Sometimes you’re surprised that a movie can surprise you. I certainly wouldn’t imagine myself admitting, very readily, that Dragon Ball Super: Broly is one of the most satisfying cinematic experiences for me in the past year.
It’s very much the inherent joy of seeing something that used to languish in the confines of VHS video quality and tiny CRT TVs now being blown up on the big screen in swooping, eye-popping visuals. It’s likely the nostalgia, too. I grew up with my nose deep in Dragon Ball manga and video players stuck with the anime. But if you ask me why it’s such a cinematic delight, I’d instantly point to the yells – those long, glorious, guttural, rolling, reverberating yells Dragon Ball is known for, being blasted gloriously in surround sound. It’s the magic of Dolby and the priceless vocals of 82-year old Masako Nozawa.
Yes, that’s Goku’s voice actress. Yes, she’s been doing it for more than 30 years. Yes, she has the hair to match
So yes: I did enjoy Dragon Ball Super: Broly, the 20th movie of the long-running, undying franchise. It’s a surprise to me, because anime movies spun out of serialised manga/anime tend to wade in the mediocre side of the pool. They’re essentially filler episodes with a budget to burn, and because they can’t make any canonical changes without derailing the (usually) ongoing series, the stakes are non-existent. There’s always just a one-off, inconsequential, sometimes-uninspired villain to defeat, and that’s it.
Dragon Ball Super: Broly inherits similar problems, but with a few twists to the maligned formula. For one, this is technically canon – it’s a proper continuation of events that directly follow the now-concluded (or was it cancelled?) Dragon Ball Super series. It’s also written by series creator Akira Toriyama, which is akin to having a nod of approval by God.
Secondly, the movie marks the return of fan-favourite antagonist Broly, who served as the nucleus of three Dragon Ball theatrical releases: 1993’s Dragon Ball Z Broly – The Legendary Super Saiyan; its sequel DBZ: Broly – Second Coming (my personal favourite, if only because of the family Kamehameha); and the much-detested Bio-Broly. The character is more or less canon now, a proper indictment to the family. That’s a pretty big deal, for fans at least.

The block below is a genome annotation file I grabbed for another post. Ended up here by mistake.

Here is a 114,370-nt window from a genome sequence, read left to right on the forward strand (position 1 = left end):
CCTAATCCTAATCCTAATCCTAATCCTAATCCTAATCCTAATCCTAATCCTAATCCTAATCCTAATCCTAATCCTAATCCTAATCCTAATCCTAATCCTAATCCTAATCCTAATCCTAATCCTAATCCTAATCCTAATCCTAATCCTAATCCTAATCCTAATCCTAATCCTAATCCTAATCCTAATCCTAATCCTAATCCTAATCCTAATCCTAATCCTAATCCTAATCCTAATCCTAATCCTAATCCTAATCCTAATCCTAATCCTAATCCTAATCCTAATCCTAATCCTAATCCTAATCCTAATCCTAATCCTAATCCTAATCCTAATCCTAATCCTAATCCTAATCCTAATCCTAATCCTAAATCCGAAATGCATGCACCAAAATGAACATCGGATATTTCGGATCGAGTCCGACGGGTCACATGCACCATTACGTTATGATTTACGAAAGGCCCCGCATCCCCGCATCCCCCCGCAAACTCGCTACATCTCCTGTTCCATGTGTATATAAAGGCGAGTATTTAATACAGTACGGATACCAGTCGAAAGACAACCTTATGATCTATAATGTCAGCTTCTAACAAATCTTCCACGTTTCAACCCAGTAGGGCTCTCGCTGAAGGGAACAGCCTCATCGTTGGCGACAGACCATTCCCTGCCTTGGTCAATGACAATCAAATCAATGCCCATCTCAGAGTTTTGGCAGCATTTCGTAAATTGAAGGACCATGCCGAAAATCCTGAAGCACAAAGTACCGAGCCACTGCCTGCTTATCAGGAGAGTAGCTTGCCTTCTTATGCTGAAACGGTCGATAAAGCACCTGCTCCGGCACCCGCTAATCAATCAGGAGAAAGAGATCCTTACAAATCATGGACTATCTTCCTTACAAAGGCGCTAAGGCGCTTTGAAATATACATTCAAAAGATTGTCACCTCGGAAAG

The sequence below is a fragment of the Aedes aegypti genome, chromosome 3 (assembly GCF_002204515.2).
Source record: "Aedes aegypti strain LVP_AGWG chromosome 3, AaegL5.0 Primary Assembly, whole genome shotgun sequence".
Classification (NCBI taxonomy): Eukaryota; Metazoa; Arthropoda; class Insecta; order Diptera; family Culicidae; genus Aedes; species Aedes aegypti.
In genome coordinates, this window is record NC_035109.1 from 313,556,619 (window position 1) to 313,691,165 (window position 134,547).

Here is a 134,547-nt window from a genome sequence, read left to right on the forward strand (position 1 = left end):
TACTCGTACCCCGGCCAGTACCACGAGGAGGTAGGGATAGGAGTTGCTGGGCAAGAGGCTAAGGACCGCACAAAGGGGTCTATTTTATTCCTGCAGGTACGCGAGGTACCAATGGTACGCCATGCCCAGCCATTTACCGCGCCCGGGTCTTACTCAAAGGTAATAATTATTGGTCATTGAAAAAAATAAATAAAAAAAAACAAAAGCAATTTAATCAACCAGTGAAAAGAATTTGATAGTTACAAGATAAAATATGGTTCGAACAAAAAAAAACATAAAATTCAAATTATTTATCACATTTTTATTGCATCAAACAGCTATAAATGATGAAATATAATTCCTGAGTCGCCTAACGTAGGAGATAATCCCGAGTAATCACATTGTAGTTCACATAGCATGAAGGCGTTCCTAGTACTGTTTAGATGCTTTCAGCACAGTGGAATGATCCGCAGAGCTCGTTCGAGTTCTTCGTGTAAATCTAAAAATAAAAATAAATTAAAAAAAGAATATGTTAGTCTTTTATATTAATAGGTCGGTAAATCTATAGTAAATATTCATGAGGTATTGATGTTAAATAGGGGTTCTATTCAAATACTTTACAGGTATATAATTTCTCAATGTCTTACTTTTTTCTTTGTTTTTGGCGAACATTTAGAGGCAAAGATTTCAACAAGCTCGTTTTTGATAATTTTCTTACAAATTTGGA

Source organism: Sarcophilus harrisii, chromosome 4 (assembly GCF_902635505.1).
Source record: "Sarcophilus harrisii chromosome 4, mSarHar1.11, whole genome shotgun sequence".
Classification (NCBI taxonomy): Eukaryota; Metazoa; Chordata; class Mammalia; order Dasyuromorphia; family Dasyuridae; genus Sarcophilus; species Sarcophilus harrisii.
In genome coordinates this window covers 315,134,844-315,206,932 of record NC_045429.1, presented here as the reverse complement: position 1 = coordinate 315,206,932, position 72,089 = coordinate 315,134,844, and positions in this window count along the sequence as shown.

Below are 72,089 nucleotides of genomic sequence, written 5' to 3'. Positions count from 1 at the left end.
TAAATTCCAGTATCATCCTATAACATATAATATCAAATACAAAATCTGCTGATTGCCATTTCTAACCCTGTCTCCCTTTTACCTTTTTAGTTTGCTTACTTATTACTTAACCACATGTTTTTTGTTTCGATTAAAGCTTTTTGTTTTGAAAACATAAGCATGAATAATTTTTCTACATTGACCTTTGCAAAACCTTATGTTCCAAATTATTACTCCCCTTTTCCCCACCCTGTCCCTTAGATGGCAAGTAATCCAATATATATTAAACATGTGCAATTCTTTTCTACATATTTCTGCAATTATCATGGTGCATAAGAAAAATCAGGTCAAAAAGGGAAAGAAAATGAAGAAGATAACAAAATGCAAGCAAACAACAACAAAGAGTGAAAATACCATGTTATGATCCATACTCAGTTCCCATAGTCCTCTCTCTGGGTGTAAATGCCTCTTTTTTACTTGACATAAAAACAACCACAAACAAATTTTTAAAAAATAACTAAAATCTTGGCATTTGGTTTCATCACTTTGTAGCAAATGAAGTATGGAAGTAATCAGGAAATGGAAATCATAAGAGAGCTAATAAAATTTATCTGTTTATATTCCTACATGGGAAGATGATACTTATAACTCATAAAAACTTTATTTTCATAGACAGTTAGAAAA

The prodigal (and prodigious) son returns
This also means a fresh start for the character’s backstory, which the movie spent the first half exploring. Broly is a Saiyan child – a race of space Vikings, sort of – born at the same time with our protagonists Goku and Prince Vegeta. Broly possesses far superior inherent power compared to any Saiyan child at that time. Fearful and jealous, the king banished the infant and his father to a desolate planet, in which the boy is moulded into a weapon for vengeance.
Fast forward 34 years of manga and anime material, the now-grown Broly is picked up by series villain Frieza, who seeks to pit him against our heroes. Needless to say, planet-ending punches ensue.
I guess that makes each punch the equivalent of the asteroid that killed the dinosaurs?
There’s technically very little going for DBS: Broly outside of flashy fight scenes and fanservice – and that’s why it works. It doesn’t try to cram in every series character in a bid to please fans, nor does it attempt to tell a complex story with an essentially silly premise. Rather, it focuses on a handful of key characters and let the punching do the talking.
And they’re fantastic bouts of super-powered fisticuffs, rendered in some of the best Dragon Ball animation to grace the series (some of the CG can be distractingly lacking, though). Sound design is a blissful mix of the series’ trademark sound effects with big, pounding booms. At one point, the soundtrack started chanting the characters’ names and it all wonderfully silly and fun.
But perhaps the best creative decision here is the humanisation of Broly as a character. Broly in the 90s is a one-track, overpowered villain that’s insane and evil. New Broly is a little more nuanced – portrayed as pure-hearted and innocent, but blindly devoted to a vengeful father who isn’t below using a shock collar on his child. The introduction of new characters to serve as Broly’s friends – and foils – helps ground him. He’s sympathetic, so you root for him as much as you root for the heroes. That’s the most layers Dragon Ball has ever had for a movie-only villain, which deserves credit.
He’s nicer when he’s fed and not being physically and psychologically abused
More layers on the writing could’ve turned DBS: Broly into a more captivating film, though. The movie starts off with an interesting theme of sons having to carry on the legacy of their fathers. All four major characters – Goku, Vegeta, Broly and Frieza – have warrior patriarchs who place tremendous hope on their children – a plot point which seemed like it was going somewhere, but unsurprisingly got lost amidst the yelling.
Not that I expected explorations of toxic masculinity perpetuated by Might is Right patriarchy from a franchise that’s really all about solving your problems by punching and training. I certainly wouldn’t ask that much from it, either. Dragon Ball Super: Broly may be junk food, but it’s junk food with the fats (and needless muscles) trimmed away to produce a focused, ultimately entertaining flick.
And that’s more than you can ask for, sometimes.
Also published on Medium.